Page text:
How do we balance school safety and parent involvement?

Keeping our kids safe at school is very important. It is important to protect them from physical harm, verbal harassment and cyberbullying. In fact, a school district in Northern Idaho recently had to deal with dangerous cyberbullying.

Schools need to be safe, or kids cannot learn.

But what about cupcakes?

When school began, I secretly copied my kids’ locker numbers and combinations so I could leave them fun locker surprises throughout the year (for birthdays, cross country meets, big exams, etc.).

On my daughter’s birthday, I showed up at the school with cupcakes.

I could have walked to her locker without going into the office, but the sign at the entrance states: “All visitors need to check in at the office”. I wasn’t planning on visiting anyone, just a locker, but since I am a rule-abiding mom, I went into the office.

I stood there, with my plate of cupcakes, and listened to the school secretary tell me that no one is allowed “on campus” during school hours. I would have to come back after school was over. Since it was during school hours, I was not allowed in the hallways, much less to my daughter’s locker. Feeling unwelcome, I took the cupcakes back to my car and drove home.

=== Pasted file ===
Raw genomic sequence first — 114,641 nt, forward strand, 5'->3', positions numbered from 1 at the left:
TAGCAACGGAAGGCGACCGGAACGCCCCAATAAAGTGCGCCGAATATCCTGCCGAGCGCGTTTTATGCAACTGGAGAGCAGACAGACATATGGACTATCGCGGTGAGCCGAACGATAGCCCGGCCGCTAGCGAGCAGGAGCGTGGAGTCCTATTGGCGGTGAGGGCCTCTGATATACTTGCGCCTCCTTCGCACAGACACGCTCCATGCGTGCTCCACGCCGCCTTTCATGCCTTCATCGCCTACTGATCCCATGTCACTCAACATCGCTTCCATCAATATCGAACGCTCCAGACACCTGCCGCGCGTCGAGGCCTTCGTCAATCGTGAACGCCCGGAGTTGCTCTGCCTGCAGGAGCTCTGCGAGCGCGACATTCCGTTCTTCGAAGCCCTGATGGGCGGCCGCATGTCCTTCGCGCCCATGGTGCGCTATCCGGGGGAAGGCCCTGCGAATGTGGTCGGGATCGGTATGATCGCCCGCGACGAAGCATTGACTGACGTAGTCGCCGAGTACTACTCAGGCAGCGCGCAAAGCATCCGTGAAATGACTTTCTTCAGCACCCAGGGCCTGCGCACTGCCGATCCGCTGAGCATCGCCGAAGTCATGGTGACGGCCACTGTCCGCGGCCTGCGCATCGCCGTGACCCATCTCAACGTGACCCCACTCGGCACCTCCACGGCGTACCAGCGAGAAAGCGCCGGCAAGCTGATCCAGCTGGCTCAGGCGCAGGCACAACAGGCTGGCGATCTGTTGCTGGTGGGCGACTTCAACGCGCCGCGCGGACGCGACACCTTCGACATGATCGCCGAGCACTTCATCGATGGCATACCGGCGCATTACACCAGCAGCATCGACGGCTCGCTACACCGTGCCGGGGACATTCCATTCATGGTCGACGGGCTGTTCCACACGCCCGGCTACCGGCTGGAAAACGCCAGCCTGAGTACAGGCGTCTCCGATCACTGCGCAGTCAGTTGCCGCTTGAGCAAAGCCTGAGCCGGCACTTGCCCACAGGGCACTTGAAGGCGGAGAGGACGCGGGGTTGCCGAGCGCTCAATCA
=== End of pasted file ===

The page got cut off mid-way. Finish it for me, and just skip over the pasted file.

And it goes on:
I appreciate school security. I want my kids to be safe.

But I also want to be a part of my kid’s school. I want to do more than pay my taxes and wave at my kids when I volunteer at the school. I want to be able to make school a joyful place. I want my kids to associate happiness along with rigorous learning. I want to leave them surprises in their lockers. I want to feel welcome.

Are we only allowed to be at the school if we are volunteering to help in the classrooms?

How can school administrators keep our kids safe, while also allowing positive parent involvement? Tell me what you think.

My daughter was able to eat her cupcakes at home and even made herself a beautiful cake.

Melanie Flake

Melanie Flake

Get EdNews in your inbox

Weekly round up every Friday